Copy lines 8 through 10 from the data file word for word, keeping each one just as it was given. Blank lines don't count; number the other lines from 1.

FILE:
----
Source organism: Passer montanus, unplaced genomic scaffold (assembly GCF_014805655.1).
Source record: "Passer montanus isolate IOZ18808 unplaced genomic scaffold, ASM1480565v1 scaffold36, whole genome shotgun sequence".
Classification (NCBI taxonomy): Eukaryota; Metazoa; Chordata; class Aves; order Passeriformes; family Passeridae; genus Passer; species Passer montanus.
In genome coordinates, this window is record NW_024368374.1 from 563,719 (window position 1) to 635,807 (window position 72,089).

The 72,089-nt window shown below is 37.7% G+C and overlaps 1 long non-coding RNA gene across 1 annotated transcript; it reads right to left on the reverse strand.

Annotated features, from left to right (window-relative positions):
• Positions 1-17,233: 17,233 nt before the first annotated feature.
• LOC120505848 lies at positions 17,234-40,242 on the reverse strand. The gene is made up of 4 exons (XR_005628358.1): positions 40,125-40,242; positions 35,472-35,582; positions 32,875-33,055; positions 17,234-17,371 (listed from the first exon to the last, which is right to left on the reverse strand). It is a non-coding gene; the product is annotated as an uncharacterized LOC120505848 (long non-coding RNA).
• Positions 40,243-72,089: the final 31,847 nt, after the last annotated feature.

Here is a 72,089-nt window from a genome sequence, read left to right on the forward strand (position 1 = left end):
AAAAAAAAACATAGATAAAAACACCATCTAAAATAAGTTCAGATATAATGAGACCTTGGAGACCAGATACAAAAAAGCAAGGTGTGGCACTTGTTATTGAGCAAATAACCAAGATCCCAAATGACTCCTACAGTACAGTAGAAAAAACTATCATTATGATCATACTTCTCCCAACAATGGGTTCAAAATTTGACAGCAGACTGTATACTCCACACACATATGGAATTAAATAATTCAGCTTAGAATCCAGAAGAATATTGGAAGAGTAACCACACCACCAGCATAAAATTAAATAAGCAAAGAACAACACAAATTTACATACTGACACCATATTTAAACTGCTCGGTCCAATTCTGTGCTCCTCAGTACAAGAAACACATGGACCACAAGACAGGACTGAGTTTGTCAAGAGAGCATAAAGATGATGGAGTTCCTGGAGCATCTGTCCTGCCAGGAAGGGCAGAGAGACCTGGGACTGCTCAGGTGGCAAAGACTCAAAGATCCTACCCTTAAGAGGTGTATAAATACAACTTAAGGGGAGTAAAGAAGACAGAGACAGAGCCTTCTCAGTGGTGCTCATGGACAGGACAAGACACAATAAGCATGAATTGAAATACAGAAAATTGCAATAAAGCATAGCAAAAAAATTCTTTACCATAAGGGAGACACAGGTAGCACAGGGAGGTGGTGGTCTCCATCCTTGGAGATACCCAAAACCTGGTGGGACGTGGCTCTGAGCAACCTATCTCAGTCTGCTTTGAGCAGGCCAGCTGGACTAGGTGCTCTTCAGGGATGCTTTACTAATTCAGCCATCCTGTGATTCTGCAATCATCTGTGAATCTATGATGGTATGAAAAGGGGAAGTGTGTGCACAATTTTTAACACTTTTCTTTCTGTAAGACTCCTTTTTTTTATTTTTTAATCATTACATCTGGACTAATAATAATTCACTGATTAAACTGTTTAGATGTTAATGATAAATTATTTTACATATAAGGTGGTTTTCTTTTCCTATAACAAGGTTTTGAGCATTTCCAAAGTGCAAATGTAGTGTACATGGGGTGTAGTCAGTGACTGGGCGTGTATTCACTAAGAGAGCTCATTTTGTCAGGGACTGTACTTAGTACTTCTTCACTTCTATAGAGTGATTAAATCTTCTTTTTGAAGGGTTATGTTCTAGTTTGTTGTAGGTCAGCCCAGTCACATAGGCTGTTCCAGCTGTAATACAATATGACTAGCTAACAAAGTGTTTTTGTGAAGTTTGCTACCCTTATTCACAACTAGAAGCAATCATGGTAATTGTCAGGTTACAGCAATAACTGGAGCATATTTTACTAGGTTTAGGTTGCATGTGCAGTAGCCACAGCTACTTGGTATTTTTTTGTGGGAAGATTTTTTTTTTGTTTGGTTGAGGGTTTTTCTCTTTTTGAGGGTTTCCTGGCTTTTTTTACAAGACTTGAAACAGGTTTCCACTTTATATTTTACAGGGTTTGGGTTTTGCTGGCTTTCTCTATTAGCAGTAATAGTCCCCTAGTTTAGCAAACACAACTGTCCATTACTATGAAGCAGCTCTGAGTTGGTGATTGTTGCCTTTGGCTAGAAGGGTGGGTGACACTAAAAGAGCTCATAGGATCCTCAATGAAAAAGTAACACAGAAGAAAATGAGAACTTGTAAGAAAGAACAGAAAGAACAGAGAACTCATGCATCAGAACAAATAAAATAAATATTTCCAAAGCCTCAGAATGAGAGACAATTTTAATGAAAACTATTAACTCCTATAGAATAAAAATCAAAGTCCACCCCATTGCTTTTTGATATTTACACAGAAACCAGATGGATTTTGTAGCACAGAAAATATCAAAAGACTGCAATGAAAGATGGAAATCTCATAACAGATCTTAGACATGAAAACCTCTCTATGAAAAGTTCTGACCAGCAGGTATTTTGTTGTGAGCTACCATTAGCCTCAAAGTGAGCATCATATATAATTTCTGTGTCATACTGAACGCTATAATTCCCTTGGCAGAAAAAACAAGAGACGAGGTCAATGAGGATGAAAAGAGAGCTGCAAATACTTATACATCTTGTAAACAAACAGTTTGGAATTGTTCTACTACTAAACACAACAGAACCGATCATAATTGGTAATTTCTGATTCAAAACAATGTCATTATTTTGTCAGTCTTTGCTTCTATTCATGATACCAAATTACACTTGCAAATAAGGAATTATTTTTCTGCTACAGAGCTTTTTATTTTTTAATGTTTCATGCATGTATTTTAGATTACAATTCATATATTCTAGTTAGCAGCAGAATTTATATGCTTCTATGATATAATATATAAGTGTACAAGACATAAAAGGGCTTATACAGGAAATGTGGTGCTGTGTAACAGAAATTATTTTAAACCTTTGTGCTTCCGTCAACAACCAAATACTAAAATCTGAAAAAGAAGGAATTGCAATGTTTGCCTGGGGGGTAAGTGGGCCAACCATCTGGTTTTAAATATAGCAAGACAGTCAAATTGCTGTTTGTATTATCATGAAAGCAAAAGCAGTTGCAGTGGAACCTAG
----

• LOC120505848 lies at positions 17,234-40,242 on the reverse strand. The gene is made up of 4 exons (XR_005628358.1): positions 40,125-40,242; positions 35,472-35,582; positions 32,875-33,055; positions 17,234-17,371 (listed from the first exon to the last, which is right to left on the reverse strand). It is a non-coding gene; the product is annotated as an uncharacterized LOC120505848 (long non-coding RNA).
• Positions 40,243-72,089: the final 31,847 nt, after the last annotated feature.

Here is a 72,089-nt window from a genome sequence, read left to right on the forward strand (position 1 = left end):